“For most of the cartels’ foot soldiers and their gang associates, brutal deaths prove almost certain,” Robert J. Bunker, author and visiting professor at the Strategic Studies Institute in the US, writes in an article published on the FBI website. “Such a form of imminent mortality facing adherents makes the worship of Santa Muerte spiritually dark. The death of someone’s enemies, protection from harm (or, at least, hope for a quick and glorious death), cultivation of a dangerous reputation, and ability to enjoy the benefits of fabulous riches, including the company of beautiful women become paramount.”

The implications of such “dark” worship are terrifyingly clear.

“With the stakes so high, the sacrifices and offerings to Santa Muerte have become primeval and barbaric.


FOR Father Francisco Bautista, from Mexico City, there is no doubt the link between the drug cartels and Santa Muerte has mushroomed in the last decade — with increasingly horrifying consequences.

“From approximately eight years ago we have seen Santa Muerte having a big presence with drug cartel members, from the bosses all the way down. Why? Because these people say that Jesus or the Virgin Mary can’t provide what they ask for, which is to be protected from soldiers, police and their enemies,” he told the BBC.

“In exchange they offer human sacrifices. And this has increased the violence in Mexico.”

The evidence of this disturbing correlation is both illustrative and shocking. For example:

* A powerful criminal figure in Tepito is said to have killed virgins and babies once a year and offered them as sacrifices to gain magical protection;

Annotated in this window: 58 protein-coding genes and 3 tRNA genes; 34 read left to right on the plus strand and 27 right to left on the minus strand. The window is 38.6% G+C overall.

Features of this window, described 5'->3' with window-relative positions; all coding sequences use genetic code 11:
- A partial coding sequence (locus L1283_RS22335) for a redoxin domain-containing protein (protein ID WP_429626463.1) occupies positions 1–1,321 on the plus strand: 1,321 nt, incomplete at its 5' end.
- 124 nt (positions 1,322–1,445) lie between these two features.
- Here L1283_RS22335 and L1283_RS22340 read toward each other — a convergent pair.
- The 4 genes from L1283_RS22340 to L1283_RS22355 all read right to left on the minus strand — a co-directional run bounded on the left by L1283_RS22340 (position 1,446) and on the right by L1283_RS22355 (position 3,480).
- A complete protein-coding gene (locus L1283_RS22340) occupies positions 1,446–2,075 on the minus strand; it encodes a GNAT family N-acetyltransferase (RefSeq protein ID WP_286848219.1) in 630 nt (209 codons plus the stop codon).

* Gang members have taken rival cartel members to Santa Muerte shrines and executed them as offerings;

* Police discovered a skeleton dressed as a bride at a Santa Muerte altar in a house used to hold kidnap victims; and

* Authorities found 50 victims of a mass murder in the northern state of Sinaloa, all with tattoos and jewellery depicting Santa Muerte.

Just a small, if nonetheless sickening, taste of the violence linked to the Bony Lady — there are far worse examples so appalling as to defy belief.


WHILE the battle between drug gangs, government forces and, more recently, vigilante groups rages on, the rise of Santa Muerte has imbued the clash with a frightening spiritual aspect.

It appears a conflict of religion is being waged side-by-side with a conflict of law.

On one side are the gangs who worship the Saint of Death and on the other, the authorities defending the nation’s more established and traditional religious views.

The result: shrines to the Grim Reapress have become legitimate targets for the military as it attempts to quell the influence of the drug cartels.

“Members of the Catholic Church and the army see the growth of this cult as a dangerous development,” Bunker writes.

Indeed, Prof Chesnut says his interest in the saint of death was first piqued after he saw the Mexican government bulldoze more than 40 Santa Muerte shrines on the US/Mexican border.

“I thought it was just amazingly intriguing that this folk saint had become spiritual enemy number one of the Mexican government in its war against the drug cartels,” he told NBC.

A high priest linked to the cult was even arrested on kidnapping charges in 2010.


A bizarre by-product of this theological clash is an explosion in the number of exorcisms being conducted in Mexico.

Journalist Vladimir Hernandez recently reported on the nation’s exorcists facing an unprecedented demand for their services, ridding people of demons every day of the week.

“There is an infestation of demons in Mexico because we have opened our doors to death,” Father Bautista bluntly told the BBC reporter.

The fantastical appears to have become an everyday problem.”